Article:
It’s a waste to go on zoom at all. We’re all getting omicron. People are at just different degrees in their grief cycle about it (most are sticking in bargaining mode thinking going on zoom will stop it which it won’t).

    • uomatters says:

      I agree, might as well get it now before my booster fully depreciates. Say, when’s the next basketball game?

      • uomatters says:

        Hmm, no home game until the 20th. Anyone want to go hear Tool at Knight arena on the 10th? They seem to have a lot of tickets available: https://www.stubhub.com/tool-eugene-tickets-1-10-2022/event/105011913/

        • cruel irony duck says:

          I support my family entirely on my UO salary, so no, I cannot afford to attend (paid) events at the Knight Arena.

          When I was a student elsewhere (long ago), it seemed like the university offered heavily discounted (as in, nearly free) tickets to students and faculty. Isn’t this part of being inclusive?

      • thedude says:

        You’re actually not wrong….It would enhance your long term t cell response to Omicron.

        The real thing is Omicron infects and multiplies in your upper respiratory system where you don’t have have the antibodies and t cells to fight it off. That’s why it’s so infectious. When it gets to your blood (where Covid multiples and causes it cause severe disease), the antibodies and t cells still work. So it’s unclear there will every be an effective vaccine to prevent omicron transmission just like we don’t have one to prevent transmission of the common cold…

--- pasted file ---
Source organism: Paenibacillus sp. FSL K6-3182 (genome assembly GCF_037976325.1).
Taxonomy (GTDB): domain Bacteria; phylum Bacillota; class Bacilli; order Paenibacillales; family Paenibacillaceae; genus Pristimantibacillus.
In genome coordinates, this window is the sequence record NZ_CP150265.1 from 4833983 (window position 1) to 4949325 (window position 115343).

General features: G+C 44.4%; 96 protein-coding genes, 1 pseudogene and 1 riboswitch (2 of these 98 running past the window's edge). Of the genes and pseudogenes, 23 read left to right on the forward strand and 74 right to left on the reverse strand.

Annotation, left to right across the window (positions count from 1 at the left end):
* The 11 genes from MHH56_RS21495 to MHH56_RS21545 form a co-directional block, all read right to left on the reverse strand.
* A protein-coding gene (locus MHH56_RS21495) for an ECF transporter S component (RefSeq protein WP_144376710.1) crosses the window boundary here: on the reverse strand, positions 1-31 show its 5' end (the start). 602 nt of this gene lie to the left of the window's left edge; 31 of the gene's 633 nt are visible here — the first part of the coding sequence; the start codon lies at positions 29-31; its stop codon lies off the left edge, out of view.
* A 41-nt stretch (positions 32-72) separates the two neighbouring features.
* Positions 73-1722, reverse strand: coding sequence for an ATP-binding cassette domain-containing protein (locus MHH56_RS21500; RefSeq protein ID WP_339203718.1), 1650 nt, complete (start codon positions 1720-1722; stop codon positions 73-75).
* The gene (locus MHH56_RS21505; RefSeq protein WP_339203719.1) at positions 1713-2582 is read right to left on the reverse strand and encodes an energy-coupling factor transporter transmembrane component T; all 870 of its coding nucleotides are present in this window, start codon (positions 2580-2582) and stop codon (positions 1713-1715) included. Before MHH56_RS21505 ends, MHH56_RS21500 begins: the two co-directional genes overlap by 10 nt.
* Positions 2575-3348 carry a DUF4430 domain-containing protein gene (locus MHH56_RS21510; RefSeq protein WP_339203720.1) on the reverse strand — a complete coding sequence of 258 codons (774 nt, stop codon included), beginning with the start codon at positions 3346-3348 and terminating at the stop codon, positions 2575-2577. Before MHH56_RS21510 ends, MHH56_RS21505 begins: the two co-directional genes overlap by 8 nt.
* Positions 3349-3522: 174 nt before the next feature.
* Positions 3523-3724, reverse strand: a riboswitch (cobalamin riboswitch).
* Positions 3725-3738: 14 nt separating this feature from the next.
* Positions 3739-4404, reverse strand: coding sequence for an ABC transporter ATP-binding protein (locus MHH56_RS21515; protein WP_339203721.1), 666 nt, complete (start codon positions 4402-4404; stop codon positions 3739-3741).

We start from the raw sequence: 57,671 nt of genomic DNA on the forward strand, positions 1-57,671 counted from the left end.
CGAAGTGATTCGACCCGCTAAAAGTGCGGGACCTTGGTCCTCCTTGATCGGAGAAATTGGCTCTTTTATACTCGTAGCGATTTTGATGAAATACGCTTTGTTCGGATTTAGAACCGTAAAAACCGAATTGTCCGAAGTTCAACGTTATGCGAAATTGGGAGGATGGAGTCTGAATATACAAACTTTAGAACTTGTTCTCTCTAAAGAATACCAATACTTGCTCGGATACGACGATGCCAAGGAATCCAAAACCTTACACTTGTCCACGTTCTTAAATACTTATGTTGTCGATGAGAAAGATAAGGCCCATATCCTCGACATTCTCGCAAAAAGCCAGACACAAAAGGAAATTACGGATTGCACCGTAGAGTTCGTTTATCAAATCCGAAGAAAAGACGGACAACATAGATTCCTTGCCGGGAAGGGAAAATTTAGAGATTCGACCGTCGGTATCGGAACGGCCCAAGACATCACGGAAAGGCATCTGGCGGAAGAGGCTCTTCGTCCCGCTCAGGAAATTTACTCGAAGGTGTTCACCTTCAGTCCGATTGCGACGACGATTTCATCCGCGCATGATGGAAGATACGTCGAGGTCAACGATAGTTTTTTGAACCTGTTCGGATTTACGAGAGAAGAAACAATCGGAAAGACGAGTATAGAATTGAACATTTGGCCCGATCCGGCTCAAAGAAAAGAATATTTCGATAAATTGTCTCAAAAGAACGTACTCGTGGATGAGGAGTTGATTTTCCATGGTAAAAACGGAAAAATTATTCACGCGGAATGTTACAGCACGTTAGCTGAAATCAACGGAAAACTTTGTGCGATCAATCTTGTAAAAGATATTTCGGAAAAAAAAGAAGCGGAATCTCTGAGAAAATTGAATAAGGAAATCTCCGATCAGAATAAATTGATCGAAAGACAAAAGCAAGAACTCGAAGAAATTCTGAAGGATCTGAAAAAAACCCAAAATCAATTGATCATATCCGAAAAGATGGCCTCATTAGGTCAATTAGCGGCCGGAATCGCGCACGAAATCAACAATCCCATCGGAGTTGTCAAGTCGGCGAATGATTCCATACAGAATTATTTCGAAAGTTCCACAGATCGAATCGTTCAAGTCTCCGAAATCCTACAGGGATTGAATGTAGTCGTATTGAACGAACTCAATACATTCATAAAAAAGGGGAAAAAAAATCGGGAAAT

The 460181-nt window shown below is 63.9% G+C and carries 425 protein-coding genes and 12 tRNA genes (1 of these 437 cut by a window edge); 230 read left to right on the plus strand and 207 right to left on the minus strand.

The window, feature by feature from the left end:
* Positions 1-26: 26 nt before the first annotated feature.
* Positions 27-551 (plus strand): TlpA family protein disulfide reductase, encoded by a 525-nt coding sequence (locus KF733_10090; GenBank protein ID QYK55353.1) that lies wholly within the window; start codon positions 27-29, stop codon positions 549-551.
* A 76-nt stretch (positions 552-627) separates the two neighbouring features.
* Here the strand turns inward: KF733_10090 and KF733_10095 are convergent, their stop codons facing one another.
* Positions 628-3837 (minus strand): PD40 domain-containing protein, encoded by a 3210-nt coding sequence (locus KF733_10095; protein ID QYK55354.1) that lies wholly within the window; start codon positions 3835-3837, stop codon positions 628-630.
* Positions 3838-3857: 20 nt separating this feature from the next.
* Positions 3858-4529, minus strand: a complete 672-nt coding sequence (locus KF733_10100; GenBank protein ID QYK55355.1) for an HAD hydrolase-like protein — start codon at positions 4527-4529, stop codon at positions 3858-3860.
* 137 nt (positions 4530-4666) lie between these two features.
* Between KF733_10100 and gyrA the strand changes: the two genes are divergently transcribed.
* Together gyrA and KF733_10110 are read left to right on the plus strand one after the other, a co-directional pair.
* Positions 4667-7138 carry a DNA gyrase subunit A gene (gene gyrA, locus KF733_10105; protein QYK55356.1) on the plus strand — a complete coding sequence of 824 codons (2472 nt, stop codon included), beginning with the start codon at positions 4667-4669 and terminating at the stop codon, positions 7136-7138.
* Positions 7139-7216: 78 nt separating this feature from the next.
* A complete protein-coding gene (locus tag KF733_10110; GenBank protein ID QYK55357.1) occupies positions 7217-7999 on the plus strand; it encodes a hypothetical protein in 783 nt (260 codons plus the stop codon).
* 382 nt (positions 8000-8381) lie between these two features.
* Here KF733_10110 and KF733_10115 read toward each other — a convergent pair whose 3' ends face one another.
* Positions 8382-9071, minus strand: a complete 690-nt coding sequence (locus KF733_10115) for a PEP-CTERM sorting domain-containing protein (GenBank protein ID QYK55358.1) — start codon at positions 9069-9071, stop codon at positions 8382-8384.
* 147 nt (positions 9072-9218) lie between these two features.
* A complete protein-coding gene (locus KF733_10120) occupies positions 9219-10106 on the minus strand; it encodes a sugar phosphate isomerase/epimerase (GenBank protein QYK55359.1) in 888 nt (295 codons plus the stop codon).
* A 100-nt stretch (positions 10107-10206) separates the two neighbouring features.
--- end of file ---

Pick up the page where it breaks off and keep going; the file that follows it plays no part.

• cdsinclair says:

      I’m trying to see how going on Zoom is a waste when something like 30% of my class isn’t in class because of omicron or quarantining. This is not “let’s go on Zoom to save our lives” this is “let’s go on Zoom so we can fulfill the educational mission for our students.”

      At least we should have the flexibility to do what is right for our students based on the situation in the classroom.